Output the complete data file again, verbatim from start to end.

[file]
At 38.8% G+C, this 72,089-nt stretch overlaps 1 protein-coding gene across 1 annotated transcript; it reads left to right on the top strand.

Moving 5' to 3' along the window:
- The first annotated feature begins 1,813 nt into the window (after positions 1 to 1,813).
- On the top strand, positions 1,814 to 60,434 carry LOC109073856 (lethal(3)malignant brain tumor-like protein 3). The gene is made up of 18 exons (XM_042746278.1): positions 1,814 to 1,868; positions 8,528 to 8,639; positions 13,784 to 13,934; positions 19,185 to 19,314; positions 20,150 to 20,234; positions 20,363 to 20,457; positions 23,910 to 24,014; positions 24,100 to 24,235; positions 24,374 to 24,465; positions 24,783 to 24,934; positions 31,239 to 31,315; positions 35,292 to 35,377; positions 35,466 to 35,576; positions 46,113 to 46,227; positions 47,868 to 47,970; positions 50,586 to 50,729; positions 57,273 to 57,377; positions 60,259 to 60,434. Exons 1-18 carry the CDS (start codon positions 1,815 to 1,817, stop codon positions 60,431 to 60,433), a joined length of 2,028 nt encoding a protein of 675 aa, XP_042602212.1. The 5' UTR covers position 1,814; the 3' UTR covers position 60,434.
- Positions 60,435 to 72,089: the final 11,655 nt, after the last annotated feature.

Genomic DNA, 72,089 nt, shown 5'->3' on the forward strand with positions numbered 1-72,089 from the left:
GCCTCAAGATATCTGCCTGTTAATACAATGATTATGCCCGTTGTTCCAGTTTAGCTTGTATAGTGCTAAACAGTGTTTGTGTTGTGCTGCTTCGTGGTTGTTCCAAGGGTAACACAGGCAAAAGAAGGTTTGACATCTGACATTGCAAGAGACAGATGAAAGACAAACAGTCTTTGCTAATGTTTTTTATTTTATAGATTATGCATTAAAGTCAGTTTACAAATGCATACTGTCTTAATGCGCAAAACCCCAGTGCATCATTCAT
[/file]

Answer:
At 38.8% G+C, this 72,089-nt stretch overlaps 1 protein-coding gene across 1 annotated transcript; it reads left to right on the top strand.

Moving 5' to 3' along the window:
- The first annotated feature begins 1,813 nt into the window (after positions 1 to 1,813).
- On the top strand, positions 1,814 to 60,434 carry LOC109073856 (lethal(3)malignant brain tumor-like protein 3). The gene is made up of 18 exons (XM_042746278.1): positions 1,814 to 1,868; positions 8,528 to 8,639; positions 13,784 to 13,934; positions 19,185 to 19,314; positions 20,150 to 20,234; positions 20,363 to 20,457; positions 23,910 to 24,014; positions 24,100 to 24,235; positions 24,374 to 24,465; positions 24,783 to 24,934; positions 31,239 to 31,315; positions 35,292 to 35,377; positions 35,466 to 35,576; positions 46,113 to 46,227; positions 47,868 to 47,970; positions 50,586 to 50,729; positions 57,273 to 57,377; positions 60,259 to 60,434. Exons 1-18 carry the CDS (start codon positions 1,815 to 1,817, stop codon positions 60,431 to 60,433), a joined length of 2,028 nt encoding a protein of 675 aa, XP_042602212.1. The 5' UTR covers position 1,814; the 3' UTR covers position 60,434.
- Positions 60,435 to 72,089: the final 11,655 nt, after the last annotated feature.

Genomic DNA, 72,089 nt, shown 5'->3' on the forward strand with positions numbered 1-72,089 from the left:
GCCTCAAGATATCTGCCTGTTAATACAATGATTATGCCCGTTGTTCCAGTTTAGCTTGTATAGTGCTAAACAGTGTTTGTGTTGTGCTGCTTCGTGGTTGTTCCAAGGGTAACACAGGCAAAAGAAGGTTTGACATCTGACATTGCAAGAGACAGATGAAAGACAAACAGTCTTTGCTAATGTTTTTTATTTTATAGATTATGCATTAAAGTCAGTTTACAAATGCATACTGTCTTAATGCGCAAAACCCCAGTGCATCATTCAT